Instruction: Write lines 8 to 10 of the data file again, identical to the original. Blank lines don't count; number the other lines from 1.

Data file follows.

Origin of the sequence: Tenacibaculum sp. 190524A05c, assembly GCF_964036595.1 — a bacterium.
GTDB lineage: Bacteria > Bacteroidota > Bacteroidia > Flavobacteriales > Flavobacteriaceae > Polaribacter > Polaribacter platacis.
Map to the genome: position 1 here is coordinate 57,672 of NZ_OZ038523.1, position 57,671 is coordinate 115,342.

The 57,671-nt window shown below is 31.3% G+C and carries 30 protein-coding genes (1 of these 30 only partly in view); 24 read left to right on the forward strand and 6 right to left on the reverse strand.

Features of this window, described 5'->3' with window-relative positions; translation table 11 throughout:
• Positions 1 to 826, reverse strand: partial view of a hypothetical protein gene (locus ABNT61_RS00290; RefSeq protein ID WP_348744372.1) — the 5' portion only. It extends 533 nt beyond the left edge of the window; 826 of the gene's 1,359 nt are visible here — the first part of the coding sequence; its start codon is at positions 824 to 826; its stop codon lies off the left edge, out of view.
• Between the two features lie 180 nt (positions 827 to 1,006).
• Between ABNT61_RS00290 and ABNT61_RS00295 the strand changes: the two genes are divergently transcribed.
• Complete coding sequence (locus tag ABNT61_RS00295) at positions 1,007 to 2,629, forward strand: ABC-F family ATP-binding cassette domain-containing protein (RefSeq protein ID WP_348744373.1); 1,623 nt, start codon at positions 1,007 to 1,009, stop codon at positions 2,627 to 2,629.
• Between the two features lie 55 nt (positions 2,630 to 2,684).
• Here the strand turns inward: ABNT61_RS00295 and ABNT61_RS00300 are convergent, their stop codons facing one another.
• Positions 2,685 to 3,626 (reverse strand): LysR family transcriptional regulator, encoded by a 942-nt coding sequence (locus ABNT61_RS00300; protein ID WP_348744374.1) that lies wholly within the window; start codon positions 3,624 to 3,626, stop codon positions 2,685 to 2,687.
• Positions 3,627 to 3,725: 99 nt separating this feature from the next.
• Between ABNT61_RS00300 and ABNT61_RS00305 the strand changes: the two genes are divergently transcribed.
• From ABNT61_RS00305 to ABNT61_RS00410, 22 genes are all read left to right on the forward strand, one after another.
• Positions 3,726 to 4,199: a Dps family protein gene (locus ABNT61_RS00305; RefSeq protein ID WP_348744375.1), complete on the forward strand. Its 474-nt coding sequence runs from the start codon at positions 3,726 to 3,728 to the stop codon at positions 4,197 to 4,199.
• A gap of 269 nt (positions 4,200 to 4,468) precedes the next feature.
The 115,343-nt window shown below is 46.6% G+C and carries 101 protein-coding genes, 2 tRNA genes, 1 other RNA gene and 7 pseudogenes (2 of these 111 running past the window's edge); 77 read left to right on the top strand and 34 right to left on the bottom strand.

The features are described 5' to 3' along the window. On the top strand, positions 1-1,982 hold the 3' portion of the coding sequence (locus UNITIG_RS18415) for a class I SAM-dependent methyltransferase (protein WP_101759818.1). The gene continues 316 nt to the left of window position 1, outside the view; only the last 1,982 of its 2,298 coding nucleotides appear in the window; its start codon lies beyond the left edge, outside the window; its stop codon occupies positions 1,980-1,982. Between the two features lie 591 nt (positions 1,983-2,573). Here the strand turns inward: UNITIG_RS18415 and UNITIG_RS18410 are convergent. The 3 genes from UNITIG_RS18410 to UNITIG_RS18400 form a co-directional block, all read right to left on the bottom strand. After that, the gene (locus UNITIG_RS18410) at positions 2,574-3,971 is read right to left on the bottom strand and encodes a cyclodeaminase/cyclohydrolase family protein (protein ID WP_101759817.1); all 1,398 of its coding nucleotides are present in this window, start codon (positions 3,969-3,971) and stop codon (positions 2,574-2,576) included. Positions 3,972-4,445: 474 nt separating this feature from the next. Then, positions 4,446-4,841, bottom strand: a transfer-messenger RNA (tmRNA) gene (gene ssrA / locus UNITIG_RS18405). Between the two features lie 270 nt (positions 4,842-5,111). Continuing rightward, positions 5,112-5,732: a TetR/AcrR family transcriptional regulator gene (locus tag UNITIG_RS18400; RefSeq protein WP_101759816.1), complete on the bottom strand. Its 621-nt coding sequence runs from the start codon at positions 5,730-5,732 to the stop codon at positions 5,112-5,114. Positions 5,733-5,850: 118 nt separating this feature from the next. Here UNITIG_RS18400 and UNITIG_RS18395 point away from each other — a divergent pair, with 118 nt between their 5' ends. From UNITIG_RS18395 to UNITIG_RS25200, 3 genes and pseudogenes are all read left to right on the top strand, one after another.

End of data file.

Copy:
• Between ABNT61_RS00290 and ABNT61_RS00295 the strand changes: the two genes are divergently transcribed.
• Complete coding sequence (locus tag ABNT61_RS00295) at positions 1,007 to 2,629, forward strand: ABC-F family ATP-binding cassette domain-containing protein (RefSeq protein ID WP_348744373.1); 1,623 nt, start codon at positions 1,007 to 1,009, stop codon at positions 2,627 to 2,629.
• Between the two features lie 55 nt (positions 2,630 to 2,684).